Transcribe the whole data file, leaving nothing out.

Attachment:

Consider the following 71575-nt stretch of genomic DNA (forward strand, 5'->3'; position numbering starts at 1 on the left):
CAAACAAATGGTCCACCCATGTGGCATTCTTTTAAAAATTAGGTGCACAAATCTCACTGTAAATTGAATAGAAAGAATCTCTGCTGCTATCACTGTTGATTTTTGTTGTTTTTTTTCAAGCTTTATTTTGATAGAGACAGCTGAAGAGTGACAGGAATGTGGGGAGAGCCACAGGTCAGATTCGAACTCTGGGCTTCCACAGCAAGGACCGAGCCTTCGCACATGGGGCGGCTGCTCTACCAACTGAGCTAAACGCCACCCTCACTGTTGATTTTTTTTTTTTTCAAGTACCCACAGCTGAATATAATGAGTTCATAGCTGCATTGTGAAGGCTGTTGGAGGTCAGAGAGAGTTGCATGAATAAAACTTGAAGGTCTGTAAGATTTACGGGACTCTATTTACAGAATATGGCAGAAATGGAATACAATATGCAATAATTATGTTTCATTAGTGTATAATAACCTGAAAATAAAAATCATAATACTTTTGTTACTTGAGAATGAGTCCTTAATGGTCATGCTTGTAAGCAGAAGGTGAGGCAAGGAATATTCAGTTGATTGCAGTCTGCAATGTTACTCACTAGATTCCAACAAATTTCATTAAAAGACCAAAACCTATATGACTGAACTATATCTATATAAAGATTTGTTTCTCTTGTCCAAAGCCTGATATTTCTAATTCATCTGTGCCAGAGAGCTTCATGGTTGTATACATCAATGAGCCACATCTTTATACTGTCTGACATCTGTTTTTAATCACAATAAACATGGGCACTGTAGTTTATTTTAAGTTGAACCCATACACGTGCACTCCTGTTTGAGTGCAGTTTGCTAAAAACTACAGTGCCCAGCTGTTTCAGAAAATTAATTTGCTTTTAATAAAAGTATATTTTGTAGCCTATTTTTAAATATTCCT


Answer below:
Consider the following 71575-nt stretch of genomic DNA (forward strand, 5'->3'; position numbering starts at 1 on the left):
CAAACAAATGGTCCACCCATGTGGCATTCTTTTAAAAATTAGGTGCACAAATCTCACTGTAAATTGAATAGAAAGAATCTCTGCTGCTATCACTGTTGATTTTTGTTGTTTTTTTTCAAGCTTTATTTTGATAGAGACAGCTGAAGAGTGACAGGAATGTGGGGAGAGCCACAGGTCAGATTCGAACTCTGGGCTTCCACAGCAAGGACCGAGCCTTCGCACATGGGGCGGCTGCTCTACCAACTGAGCTAAACGCCACCCTCACTGTTGATTTTTTTTTTTTTCAAGTACCCACAGCTGAATATAATGAGTTCATAGCTGCATTGTGAAGGCTGTTGGAGGTCAGAGAGAGTTGCATGAATAAAACTTGAAGGTCTGTAAGATTTACGGGACTCTATTTACAGAATATGGCAGAAATGGAATACAATATGCAATAATTATGTTTCATTAGTGTATAATAACCTGAAAATAAAAATCATAATACTTTTGTTACTTGAGAATGAGTCCTTAATGGTCATGCTTGTAAGCAGAAGGTGAGGCAAGGAATATTCAGTTGATTGCAGTCTGCAATGTTACTCACTAGATTCCAACAAATTTCATTAAAAGACCAAAACCTATATGACTGAACTATATCTATATAAAGATTTGTTTCTCTTGTCCAAAGCCTGATATTTCTAATTCATCTGTGCCAGAGAGCTTCATGGTTGTATACATCAATGAGCCACATCTTTATACTGTCTGACATCTGTTTTTAATCACAATAAACATGGGCACTGTAGTTTATTTTAAGTTGAACCCATACACGTGCACTCCTGTTTGAGTGCAGTTTGCTAAAAACTACAGTGCCCAGCTGTTTCAGAAAATTAATTTGCTTTTAATAAAAGTATATTTTGTAGCCTATTTTTAAATATTCCT